Amidst the push for gig workers to unionize, lawmakers, labor unions, and tech companies are getting closer to reaching an agreement–but it comes at a cost. New York gig workers will still not be classified as employees, though they will have more workplace protections and benefits.
According to The City, State Sen. Diane Savino, the New York State American Federation of Labor and Congress of Industrial Organizations, the Service Employees International Union (SEIU) 32BJ, and several tech companies have been working to come to a consensus on how to handle gig workers. In essence, these workers are independent contractors ineligible, under federal law, for salary negotiations.
These organizations are working to produce a bill that will allow gig workers like Uber, DoorDash, etc. to vote to form unions. The unions would then engage in “sectoral bargaining.” This would mean that a union representative would be able to negotiate on behalf of an entire industry regardless of what companies those people work for
Other perks would include unemployment insurance and workers’ compensation benefits for gig workers as well as allowing delivery drivers to use restaurant bathrooms they deliver meals from.
While this would be a great stride in workers’ rights for these employees, there are potential complications.
The first major pitfall of the proposed bill is that gig workers will still not have an employee designation under the law. This means it would remain up to the state to impose any collective bargaining agreements. In addition, the proposal would preempt local governments from imposing some forms of regulations on the apps.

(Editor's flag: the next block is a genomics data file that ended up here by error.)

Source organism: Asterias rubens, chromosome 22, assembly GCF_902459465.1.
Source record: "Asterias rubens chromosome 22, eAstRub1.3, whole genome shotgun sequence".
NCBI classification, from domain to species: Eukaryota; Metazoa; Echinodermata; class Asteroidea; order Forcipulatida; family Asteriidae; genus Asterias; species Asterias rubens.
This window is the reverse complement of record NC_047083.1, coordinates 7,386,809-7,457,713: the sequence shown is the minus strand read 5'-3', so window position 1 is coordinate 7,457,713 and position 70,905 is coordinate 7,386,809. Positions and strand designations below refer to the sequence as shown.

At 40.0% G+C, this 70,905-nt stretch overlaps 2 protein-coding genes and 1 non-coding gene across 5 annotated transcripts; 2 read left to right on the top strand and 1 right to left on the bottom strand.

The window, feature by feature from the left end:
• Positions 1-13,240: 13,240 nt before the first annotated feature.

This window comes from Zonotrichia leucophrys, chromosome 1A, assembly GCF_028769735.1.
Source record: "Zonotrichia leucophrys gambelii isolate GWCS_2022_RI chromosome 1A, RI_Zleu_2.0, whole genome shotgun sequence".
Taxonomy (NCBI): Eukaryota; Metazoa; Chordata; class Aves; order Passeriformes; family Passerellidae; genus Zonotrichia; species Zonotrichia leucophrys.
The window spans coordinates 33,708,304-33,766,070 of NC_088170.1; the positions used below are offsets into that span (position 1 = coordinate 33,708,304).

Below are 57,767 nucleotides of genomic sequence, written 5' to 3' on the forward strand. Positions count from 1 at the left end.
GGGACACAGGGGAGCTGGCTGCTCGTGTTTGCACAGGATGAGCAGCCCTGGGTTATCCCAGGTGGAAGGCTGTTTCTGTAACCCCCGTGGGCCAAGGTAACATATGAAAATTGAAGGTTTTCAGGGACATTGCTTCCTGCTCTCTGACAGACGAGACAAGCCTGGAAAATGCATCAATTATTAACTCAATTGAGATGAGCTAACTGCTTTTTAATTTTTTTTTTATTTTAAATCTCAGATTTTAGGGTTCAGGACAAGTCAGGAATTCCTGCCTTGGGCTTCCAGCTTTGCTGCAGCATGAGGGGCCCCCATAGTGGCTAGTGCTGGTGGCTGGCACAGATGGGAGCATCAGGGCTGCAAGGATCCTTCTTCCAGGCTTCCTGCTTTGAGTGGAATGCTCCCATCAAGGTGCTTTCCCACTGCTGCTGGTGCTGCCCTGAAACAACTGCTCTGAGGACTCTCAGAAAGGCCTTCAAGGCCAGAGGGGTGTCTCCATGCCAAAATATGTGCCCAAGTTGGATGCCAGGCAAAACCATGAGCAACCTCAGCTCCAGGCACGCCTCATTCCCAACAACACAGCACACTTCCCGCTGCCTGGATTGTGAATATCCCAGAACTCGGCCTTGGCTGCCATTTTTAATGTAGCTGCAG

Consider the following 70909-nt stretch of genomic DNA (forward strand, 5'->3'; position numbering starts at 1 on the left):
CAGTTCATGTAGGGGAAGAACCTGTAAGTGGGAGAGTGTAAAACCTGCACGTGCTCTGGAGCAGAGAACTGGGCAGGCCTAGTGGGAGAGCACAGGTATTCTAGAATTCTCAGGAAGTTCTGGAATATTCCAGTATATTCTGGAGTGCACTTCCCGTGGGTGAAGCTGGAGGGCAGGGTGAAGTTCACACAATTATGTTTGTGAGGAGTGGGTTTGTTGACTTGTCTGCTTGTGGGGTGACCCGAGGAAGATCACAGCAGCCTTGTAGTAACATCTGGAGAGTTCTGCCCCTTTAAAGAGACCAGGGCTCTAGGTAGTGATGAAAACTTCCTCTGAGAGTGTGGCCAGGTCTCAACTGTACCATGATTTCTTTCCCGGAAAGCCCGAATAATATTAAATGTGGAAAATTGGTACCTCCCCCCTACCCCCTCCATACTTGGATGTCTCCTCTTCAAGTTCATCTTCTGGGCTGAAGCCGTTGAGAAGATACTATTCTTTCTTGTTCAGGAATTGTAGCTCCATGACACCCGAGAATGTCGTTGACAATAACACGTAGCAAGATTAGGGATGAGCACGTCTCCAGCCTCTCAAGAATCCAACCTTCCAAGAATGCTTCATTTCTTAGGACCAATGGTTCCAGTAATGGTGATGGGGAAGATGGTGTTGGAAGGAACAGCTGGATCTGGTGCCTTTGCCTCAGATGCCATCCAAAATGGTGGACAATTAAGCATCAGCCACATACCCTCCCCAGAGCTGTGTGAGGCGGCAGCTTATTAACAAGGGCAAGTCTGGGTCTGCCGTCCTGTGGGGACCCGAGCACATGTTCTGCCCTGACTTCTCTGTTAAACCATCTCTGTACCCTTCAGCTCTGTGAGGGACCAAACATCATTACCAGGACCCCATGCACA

While many are seeing this push as a good thing, other lawmakers are seeing many red flags.
In mid-May, lawmakers passed the PRO Act, Protecting the Right to Organize Act, which would protect and empower workers to exercise their freedom to organize a bargain. With a new bill up for grabs, some lawmakers think that new laws will undermine the work of the PRO Act and disproportionately impact immigrant workers of color.
Employment law and those involved with the gig labor movement explain that if a bill is passed that does not reclassify laborers as full company employees with benefits and protections, the result will actually be more detrimental.
Now, New York employees, gig workers, and lawmakers alike must keep an eye out on legislative changes and how they can impact current strides being made towards a more even playing field for gig workers.
Have questions about your rights as a gig worker or independent contractor? Call Brown Kwon & Lam.
Gig workers are a large portion of the economy and people that our nation have come to rely on. If you have questions about the current proposed laws or your rights as a gig worker or independent contractor, call the New York employee rights attorneys of Brown Kwon & Lam today.